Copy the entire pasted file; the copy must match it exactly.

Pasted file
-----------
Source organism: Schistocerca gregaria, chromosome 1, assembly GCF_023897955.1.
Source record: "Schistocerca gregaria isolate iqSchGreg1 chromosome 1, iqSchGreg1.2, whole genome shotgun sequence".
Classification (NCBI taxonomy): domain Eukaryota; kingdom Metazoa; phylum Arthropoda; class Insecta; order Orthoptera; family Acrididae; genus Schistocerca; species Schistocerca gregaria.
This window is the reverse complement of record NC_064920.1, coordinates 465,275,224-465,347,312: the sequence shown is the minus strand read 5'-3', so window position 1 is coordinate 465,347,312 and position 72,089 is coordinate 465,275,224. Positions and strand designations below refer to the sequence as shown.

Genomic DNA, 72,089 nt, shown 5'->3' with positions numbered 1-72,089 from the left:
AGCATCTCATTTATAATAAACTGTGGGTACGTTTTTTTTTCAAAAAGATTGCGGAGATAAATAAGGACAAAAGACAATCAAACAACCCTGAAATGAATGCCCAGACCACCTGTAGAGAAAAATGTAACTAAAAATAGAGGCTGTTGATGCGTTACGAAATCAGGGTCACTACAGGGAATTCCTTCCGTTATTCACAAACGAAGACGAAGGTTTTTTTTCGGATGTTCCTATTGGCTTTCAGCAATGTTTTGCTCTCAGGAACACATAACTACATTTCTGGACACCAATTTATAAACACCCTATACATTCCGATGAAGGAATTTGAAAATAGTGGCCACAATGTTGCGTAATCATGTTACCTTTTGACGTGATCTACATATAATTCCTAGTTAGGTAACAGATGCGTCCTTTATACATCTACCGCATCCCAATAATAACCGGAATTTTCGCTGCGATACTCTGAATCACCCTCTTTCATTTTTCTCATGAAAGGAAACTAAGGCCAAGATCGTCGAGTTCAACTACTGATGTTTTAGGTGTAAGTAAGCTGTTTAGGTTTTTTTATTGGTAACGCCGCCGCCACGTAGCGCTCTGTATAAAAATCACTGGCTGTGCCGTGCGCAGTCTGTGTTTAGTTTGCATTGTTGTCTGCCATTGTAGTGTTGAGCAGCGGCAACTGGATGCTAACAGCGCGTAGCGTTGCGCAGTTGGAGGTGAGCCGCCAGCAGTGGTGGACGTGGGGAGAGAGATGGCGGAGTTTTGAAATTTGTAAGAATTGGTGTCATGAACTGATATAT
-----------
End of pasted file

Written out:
Source organism: Schistocerca gregaria, chromosome 1, assembly GCF_023897955.1.
Source record: "Schistocerca gregaria isolate iqSchGreg1 chromosome 1, iqSchGreg1.2, whole genome shotgun sequence".
Classification (NCBI taxonomy): domain Eukaryota; kingdom Metazoa; phylum Arthropoda; class Insecta; order Orthoptera; family Acrididae; genus Schistocerca; species Schistocerca gregaria.
This window is the reverse complement of record NC_064920.1, coordinates 465,275,224-465,347,312: the sequence shown is the minus strand read 5'-3', so window position 1 is coordinate 465,347,312 and position 72,089 is coordinate 465,275,224. Positions and strand designations below refer to the sequence as shown.

Genomic DNA, 72,089 nt, shown 5'->3' with positions numbered 1-72,089 from the left:
AGCATCTCATTTATAATAAACTGTGGGTACGTTTTTTTTTCAAAAAGATTGCGGAGATAAATAAGGACAAAAGACAATCAAACAACCCTGAAATGAATGCCCAGACCACCTGTAGAGAAAAATGTAACTAAAAATAGAGGCTGTTGATGCGTTACGAAATCAGGGTCACTACAGGGAATTCCTTCCGTTATTCACAAACGAAGACGAAGGTTTTTTTTCGGATGTTCCTATTGGCTTTCAGCAATGTTTTGCTCTCAGGAACACATAACTACATTTCTGGACACCAATTTATAAACACCCTATACATTCCGATGAAGGAATTTGAAAATAGTGGCCACAATGTTGCGTAATCATGTTACCTTTTGACGTGATCTACATATAATTCCTAGTTAGGTAACAGATGCGTCCTTTATACATCTACCGCATCCCAATAATAACCGGAATTTTCGCTGCGATACTCTGAATCACCCTCTTTCATTTTTCTCATGAAAGGAAACTAAGGCCAAGATCGTCGAGTTCAACTACTGATGTTTTAGGTGTAAGTAAGCTGTTTAGGTTTTTTTATTGGTAACGCCGCCGCCACGTAGCGCTCTGTATAAAAATCACTGGCTGTGCCGTGCGCAGTCTGTGTTTAGTTTGCATTGTTGTCTGCCATTGTAGTGTTGAGCAGCGGCAACTGGATGCTAACAGCGCGTAGCGTTGCGCAGTTGGAGGTGAGCCGCCAGCAGTGGTGGACGTGGGGAGAGAGATGGCGGAGTTTTGAAATTTGTAAGAATTGGTGTCATGAACTGATATAT